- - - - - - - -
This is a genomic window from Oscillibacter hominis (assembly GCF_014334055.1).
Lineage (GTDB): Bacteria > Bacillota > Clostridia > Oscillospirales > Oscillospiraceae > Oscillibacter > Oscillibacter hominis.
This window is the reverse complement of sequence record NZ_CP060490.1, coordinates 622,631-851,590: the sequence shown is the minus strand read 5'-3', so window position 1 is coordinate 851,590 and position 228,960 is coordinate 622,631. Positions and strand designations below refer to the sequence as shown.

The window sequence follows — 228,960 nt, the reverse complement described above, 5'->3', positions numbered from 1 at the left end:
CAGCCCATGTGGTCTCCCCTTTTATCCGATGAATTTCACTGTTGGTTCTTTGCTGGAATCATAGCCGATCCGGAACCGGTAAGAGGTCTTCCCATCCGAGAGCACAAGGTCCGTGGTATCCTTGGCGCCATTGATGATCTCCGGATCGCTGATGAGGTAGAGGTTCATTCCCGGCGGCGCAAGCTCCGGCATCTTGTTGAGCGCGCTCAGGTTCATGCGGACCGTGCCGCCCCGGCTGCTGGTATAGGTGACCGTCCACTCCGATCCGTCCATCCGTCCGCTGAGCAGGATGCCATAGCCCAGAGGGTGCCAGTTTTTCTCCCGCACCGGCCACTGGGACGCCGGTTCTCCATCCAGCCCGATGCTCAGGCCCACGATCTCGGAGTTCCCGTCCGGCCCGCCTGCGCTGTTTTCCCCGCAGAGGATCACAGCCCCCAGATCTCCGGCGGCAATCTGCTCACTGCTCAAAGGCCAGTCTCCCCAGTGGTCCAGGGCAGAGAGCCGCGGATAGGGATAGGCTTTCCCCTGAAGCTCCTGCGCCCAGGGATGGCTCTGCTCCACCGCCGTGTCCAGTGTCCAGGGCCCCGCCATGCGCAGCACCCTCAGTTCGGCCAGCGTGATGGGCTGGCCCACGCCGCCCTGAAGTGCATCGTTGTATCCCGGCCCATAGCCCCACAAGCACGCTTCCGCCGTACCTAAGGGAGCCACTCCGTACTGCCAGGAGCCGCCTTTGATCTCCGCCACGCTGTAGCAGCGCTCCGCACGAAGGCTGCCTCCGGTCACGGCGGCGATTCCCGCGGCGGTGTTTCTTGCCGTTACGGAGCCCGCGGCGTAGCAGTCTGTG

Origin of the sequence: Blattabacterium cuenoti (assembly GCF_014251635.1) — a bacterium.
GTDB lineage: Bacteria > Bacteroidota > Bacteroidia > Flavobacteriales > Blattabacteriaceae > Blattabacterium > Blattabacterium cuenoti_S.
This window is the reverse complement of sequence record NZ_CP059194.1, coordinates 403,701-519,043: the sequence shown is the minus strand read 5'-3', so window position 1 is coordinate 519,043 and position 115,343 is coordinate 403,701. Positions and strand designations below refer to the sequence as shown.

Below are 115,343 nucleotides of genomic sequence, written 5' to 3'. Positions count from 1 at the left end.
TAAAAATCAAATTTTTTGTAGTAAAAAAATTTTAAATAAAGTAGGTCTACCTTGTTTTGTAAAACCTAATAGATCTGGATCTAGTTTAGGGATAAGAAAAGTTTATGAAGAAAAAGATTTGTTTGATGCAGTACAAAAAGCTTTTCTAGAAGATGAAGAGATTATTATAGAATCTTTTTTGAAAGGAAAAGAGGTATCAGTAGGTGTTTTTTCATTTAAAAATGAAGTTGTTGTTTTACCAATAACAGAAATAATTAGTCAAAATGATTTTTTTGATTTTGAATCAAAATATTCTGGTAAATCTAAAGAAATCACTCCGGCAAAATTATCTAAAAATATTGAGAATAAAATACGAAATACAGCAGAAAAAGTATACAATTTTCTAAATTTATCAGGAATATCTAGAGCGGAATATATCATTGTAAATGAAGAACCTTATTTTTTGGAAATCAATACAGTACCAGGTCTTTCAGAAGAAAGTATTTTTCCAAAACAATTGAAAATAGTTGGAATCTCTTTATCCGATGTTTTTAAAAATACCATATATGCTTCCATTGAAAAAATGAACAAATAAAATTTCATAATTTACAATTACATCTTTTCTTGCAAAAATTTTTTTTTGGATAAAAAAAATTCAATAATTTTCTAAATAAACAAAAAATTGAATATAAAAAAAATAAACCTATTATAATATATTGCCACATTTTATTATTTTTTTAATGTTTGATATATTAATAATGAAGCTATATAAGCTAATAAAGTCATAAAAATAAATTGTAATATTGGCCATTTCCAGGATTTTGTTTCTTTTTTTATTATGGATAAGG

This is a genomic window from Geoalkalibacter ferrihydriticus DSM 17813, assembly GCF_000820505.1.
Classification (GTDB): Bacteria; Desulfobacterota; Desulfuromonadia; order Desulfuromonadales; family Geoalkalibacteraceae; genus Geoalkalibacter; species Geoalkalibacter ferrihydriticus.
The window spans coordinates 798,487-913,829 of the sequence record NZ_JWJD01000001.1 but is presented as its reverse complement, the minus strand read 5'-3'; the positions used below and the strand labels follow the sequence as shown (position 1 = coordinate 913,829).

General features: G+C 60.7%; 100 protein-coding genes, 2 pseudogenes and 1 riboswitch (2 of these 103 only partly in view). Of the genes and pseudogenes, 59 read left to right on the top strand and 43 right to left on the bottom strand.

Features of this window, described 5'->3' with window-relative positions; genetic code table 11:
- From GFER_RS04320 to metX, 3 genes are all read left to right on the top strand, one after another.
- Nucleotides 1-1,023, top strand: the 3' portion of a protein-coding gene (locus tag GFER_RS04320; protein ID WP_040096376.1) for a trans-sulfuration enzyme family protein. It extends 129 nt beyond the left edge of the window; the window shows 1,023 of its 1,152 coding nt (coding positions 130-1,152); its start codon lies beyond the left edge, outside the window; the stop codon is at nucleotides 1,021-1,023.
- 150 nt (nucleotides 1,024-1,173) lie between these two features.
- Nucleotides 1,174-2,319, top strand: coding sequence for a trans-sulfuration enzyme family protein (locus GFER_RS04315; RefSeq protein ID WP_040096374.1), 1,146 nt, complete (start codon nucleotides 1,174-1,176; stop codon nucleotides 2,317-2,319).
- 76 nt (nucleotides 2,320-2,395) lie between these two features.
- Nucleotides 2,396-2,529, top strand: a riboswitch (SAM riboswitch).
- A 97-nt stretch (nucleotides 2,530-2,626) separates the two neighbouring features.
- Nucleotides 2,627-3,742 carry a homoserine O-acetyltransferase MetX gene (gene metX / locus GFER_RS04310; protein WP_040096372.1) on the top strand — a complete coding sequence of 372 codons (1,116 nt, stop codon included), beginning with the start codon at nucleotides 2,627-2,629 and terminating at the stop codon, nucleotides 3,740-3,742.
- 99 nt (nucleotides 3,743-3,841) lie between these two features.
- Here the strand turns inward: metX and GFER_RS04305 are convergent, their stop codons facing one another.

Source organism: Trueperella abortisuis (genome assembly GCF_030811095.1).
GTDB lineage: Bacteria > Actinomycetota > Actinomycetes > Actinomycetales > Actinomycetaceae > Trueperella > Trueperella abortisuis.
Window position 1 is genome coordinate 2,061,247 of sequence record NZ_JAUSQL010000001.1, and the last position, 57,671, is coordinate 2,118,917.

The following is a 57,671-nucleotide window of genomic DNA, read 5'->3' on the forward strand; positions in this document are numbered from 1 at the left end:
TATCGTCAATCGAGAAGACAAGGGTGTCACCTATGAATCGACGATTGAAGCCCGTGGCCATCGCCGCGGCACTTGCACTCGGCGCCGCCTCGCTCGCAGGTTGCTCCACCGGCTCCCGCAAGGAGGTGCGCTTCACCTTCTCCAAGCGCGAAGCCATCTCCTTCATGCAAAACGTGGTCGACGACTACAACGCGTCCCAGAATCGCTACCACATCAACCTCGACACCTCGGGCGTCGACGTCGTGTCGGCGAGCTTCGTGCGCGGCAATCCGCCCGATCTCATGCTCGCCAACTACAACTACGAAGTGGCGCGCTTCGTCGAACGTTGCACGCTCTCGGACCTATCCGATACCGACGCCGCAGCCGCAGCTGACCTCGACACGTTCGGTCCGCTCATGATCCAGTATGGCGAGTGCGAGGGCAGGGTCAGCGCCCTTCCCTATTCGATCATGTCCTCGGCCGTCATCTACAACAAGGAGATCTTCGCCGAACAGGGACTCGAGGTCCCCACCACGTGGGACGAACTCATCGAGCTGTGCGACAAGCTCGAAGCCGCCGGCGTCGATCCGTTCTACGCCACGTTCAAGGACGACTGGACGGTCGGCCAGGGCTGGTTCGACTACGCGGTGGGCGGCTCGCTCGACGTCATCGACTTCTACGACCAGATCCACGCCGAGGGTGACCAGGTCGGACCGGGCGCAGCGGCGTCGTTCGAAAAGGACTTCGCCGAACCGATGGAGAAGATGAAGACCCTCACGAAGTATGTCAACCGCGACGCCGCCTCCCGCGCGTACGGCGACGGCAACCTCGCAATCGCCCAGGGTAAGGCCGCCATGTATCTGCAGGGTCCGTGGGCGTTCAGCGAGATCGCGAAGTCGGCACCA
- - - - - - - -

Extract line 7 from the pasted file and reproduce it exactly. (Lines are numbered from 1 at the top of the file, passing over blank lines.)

GTDB lineage: Bacteria > Bacteroidota > Bacteroidia > Flavobacteriales > Blattabacteriaceae > Blattabacterium > Blattabacterium cuenoti_S.